Ebola nurse Pauline Cafferkey 'not dishonest', hearing told
A Scots nurse who survived Ebola will not face charges of dishonesty at a misconduct hearing.
Pauline Cafferkey, 40, was infected while working in Sierra Leone in 2014.
The Nursing and Midwifery Council (NMC) is alleging that Ms Cafferkey allowed a wrong temperature to be recorded when she returned to Heathrow and she left a screening area without flagging it up.
But it said she had no case to answer over dishonesty and that her judgement had been impaired due to illness.
The panel at the conduct and competence committee agreed to drop charges about "dishonesty" after the NMC agreed that medical evidence clearly showed Ms Cafferkey's decision-making was impaired due to illness on her return from Sierra Leone.
This means that the NMC will now make submission on two charges relating to Ms Cafferkey on her return to the UK on 28 December 2014.
The first alleges that while in a Public Health England screening area, inside Terminal 4 at Heathrow, she allowed an incorrect temperature to be recorded on her screening form.
The second charge alleges that she left the screening area without reporting her true temperature to medics.
During Tuesday's morning session, the panel heard that the screening area at Heathrow airport was "busy, disorganised and even chaotic" when Ms Cafferkey and other medics arrived back from Sierra Leone.
The agreed facts in the case, as presented to the panel, show that the nurse's temperature was recorded twice by a doctor at Heathrow at more than 38C. This was in the presence of another person referred to as "registrant A".
The doctor claims that "registrant A stated at this point that she would record the temperature as 37.2C on Ms Cafferkey's screening form and then they would 'get out of there and sort it out'".
The agreed facts show that Ms Cafferkey stated that she recalled the words "let's get out of here" being used but could not remember who said it or who entered the temperature on her screening form.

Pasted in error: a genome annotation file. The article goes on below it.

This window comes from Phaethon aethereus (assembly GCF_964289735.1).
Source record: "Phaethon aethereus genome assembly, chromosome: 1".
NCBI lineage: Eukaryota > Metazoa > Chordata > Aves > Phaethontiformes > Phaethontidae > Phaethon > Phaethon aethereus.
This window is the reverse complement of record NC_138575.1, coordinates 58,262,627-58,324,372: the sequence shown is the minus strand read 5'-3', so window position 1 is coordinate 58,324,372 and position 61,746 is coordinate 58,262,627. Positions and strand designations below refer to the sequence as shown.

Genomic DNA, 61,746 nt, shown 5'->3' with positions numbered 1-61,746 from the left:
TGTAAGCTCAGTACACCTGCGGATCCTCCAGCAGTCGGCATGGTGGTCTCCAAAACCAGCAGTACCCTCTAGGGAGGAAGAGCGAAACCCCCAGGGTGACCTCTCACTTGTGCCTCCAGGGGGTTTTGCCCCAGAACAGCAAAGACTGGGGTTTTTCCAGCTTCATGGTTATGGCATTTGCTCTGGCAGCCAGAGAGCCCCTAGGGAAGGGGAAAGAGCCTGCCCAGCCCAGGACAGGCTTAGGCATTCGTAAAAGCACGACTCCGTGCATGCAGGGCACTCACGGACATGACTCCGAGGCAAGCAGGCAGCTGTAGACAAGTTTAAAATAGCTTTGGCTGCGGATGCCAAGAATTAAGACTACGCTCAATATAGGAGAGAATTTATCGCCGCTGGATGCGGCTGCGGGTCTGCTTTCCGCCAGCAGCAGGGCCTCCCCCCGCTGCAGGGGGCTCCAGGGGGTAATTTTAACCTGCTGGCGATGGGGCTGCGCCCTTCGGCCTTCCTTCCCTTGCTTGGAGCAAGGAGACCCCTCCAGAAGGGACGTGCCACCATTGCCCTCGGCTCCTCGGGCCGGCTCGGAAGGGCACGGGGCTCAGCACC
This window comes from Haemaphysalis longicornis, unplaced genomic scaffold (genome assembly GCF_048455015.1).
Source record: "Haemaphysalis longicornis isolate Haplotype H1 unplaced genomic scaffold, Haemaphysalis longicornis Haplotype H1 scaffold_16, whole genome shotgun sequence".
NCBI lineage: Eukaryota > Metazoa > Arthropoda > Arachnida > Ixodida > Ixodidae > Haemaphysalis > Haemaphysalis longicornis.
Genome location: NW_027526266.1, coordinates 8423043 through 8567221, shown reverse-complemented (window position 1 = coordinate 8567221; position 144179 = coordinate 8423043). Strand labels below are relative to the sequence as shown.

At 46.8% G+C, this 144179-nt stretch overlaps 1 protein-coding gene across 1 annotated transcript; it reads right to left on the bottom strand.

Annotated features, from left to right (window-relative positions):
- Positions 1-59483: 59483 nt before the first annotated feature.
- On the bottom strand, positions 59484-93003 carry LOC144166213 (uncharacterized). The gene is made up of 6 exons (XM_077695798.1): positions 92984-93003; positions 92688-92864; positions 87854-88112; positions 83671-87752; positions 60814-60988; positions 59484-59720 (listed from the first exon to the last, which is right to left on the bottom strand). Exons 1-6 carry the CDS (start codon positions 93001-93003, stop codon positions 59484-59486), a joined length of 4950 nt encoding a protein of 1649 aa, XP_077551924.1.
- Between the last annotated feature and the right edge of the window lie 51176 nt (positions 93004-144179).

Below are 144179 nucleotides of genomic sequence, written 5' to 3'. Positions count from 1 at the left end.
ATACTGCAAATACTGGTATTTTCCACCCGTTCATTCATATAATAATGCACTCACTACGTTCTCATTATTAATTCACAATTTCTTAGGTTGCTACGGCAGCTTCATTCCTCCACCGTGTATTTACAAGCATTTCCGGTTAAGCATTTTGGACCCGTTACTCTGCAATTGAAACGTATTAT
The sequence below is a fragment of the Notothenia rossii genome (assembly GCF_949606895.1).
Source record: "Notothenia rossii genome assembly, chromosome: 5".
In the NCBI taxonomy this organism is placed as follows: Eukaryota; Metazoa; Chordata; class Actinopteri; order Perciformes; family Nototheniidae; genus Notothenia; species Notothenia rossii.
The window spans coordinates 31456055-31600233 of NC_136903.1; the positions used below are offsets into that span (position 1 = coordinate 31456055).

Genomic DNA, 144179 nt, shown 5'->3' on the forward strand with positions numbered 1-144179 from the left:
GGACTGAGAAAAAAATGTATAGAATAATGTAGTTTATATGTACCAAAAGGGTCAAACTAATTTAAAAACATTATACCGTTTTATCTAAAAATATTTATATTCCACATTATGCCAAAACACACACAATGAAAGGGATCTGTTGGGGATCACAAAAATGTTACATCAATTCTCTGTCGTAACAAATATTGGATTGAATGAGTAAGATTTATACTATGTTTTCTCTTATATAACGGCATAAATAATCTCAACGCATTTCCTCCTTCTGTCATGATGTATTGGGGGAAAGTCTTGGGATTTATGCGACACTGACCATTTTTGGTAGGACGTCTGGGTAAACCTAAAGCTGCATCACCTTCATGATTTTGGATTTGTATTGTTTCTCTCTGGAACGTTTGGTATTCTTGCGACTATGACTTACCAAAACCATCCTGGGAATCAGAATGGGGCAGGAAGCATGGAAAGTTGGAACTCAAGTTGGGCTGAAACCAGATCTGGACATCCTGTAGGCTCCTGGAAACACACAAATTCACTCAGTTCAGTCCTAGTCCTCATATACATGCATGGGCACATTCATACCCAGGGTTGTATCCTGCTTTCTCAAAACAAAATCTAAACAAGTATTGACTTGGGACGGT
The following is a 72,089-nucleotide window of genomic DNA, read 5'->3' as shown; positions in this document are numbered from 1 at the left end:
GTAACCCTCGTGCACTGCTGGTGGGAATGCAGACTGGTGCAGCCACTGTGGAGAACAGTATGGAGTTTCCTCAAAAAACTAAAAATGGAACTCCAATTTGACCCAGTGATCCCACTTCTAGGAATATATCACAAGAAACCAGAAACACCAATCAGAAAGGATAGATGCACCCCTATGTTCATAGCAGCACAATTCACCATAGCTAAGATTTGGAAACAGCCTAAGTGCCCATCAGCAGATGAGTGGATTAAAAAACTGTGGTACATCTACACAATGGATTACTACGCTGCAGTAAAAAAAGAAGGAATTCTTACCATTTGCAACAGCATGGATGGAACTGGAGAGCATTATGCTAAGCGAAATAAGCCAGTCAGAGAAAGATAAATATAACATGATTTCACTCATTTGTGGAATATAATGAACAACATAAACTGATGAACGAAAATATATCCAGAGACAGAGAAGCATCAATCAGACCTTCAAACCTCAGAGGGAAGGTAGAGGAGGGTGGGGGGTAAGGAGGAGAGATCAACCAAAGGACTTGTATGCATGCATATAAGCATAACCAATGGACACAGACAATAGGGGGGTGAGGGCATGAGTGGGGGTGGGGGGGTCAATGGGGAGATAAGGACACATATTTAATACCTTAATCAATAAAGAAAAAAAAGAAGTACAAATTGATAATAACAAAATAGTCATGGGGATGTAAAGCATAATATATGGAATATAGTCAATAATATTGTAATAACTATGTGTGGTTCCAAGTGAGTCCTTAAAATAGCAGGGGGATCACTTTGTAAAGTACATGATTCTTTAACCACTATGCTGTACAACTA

The panel was told that Ms Cafferkey accepted that her temperature had been measured at above 38C yet allowed a reading of 37.2C to be recorded on her screening form, after which she continued to the arrivals area.
It was heard that a temperature above 37.5C "is an elevated or pyrexial (feverish) temperature that requires further assessment and should be reported to a consultant".
'Severe viral load'
Ms Cafferkey admitted taking paracetamol at some point after she realised she had an elevated temperature.
When she returned to the screening area, the doctor who examined her found her temperature to be normal and cleared the nurse to fly back to Scotland.
The panel heard that hours later she was diagnosed with one of the most severe viral loads of Ebola ever recorded.
Doctors said early symptoms would have impaired her judgement and that there was no evidence she had been deliberately dishonest to staff.
At the hearing, the NMC's representative said there was no question that Ms Cafferkey and other Ebola doctors were acting for the public good.
But she said they had to ensure they did not cause any risk to others.
She said Ms Cafferkey would have understood the importance of temperature checks and the expectation was that a nurse should "fully cooperate" and disclose her symptoms.
The NMC rep said there were "significant mitigating factors" but the fact Ms Cafferkey did not disclose a symptom of Ebola still "amounts to misconduct".
She said Ms Cafferkey was guilty of "unacceptable professional behaviour" by potentially putting the public at risk.
Pauline Cafferkey's lawyer, Joyce Cullen, argued that her actions did not amount to misconduct.
She said the nurse should be viewed as a patient from the moment the first doctor took her temperature.
She added that Ms Cafferkey "was not acting in a professional capacity" when the incorrect temperature was recorded at Heathrow.
Ms Cafferkey's lawyer pointed to past definitions of misconduct as "usually involving" dishonesty.
She said Ms Cafferkey's ability to assess her own medical condition and make decisions was likely to have been "substantially impaired".
The lawyer said Ms Cafferkey was an Ebola expert with "impeccable record" and it was "so unlikely" that her actions were deliberate.
She also pointed to the "chaotic" scenes at the Heathrow airport screening process.
The NMC had originally alleged that Ms Cafferkey "allowed an incorrect temperature to be recorded" on 28 December 2014 and intended to conceal from Public Health England staff that she had a temperature higher than 38C.
The nurse, from Halfway, Cambuslang, contracted the virus while working as part of a British team at the Kerry Town Ebola treatment centre in 2014.
She spent almost a month in isolation at the Royal Free at the beginning of 2015 after the virus was detected when she arrived back in the UK.
Ms Cafferkey was later discharged after apparently making a full recovery, and in March 2015 returned to work as a public health nurse at Blantyre Health Centre in South Lanarkshire.
In October last year it was discovered that Ebola was still present in her body, with health officials later confirming she had been diagnosed with meningitis caused by the virus.
However in the months that followed, her health suffered as she had issues with her thyroid, her hair fell out and she had headaches and pains in her joints.
But Ms Cafferkey stressed that she felt lucky because she had not lost her sight as others had done.
The hearing was adjourned until Wednesday.